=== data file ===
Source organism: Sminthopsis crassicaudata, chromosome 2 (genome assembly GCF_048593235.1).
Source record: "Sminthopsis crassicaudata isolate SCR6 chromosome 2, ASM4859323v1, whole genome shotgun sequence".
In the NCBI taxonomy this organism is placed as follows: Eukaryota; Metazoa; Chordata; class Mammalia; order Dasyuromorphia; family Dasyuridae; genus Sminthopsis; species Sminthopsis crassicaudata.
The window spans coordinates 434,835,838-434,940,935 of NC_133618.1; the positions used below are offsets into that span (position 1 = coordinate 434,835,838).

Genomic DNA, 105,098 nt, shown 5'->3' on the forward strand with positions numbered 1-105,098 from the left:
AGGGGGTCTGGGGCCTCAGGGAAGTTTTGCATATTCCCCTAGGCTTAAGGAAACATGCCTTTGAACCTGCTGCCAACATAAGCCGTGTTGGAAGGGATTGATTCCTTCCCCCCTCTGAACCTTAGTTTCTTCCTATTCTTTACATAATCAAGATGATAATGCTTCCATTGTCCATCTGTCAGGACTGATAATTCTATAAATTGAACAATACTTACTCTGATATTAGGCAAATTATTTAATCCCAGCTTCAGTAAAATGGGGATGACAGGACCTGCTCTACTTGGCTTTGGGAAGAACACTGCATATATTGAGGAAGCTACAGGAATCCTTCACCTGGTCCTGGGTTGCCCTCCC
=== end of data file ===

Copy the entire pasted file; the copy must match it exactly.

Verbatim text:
Source organism: Sminthopsis crassicaudata, chromosome 2 (genome assembly GCF_048593235.1).
Source record: "Sminthopsis crassicaudata isolate SCR6 chromosome 2, ASM4859323v1, whole genome shotgun sequence".
In the NCBI taxonomy this organism is placed as follows: Eukaryota; Metazoa; Chordata; class Mammalia; order Dasyuromorphia; family Dasyuridae; genus Sminthopsis; species Sminthopsis crassicaudata.
The window spans coordinates 434,835,838-434,940,935 of NC_133618.1; the positions used below are offsets into that span (position 1 = coordinate 434,835,838).

Genomic DNA, 105,098 nt, shown 5'->3' on the forward strand with positions numbered 1-105,098 from the left:
AGGGGGTCTGGGGCCTCAGGGAAGTTTTGCATATTCCCCTAGGCTTAAGGAAACATGCCTTTGAACCTGCTGCCAACATAAGCCGTGTTGGAAGGGATTGATTCCTTCCCCCCTCTGAACCTTAGTTTCTTCCTATTCTTTACATAATCAAGATGATAATGCTTCCATTGTCCATCTGTCAGGACTGATAATTCTATAAATTGAACAATACTTACTCTGATATTAGGCAAATTATTTAATCCCAGCTTCAGTAAAATGGGGATGACAGGACCTGCTCTACTTGGCTTTGGGAAGAACACTGCATATATTGAGGAAGCTACAGGAATCCTTCACCTGGTCCTGGGTTGCCCTCCC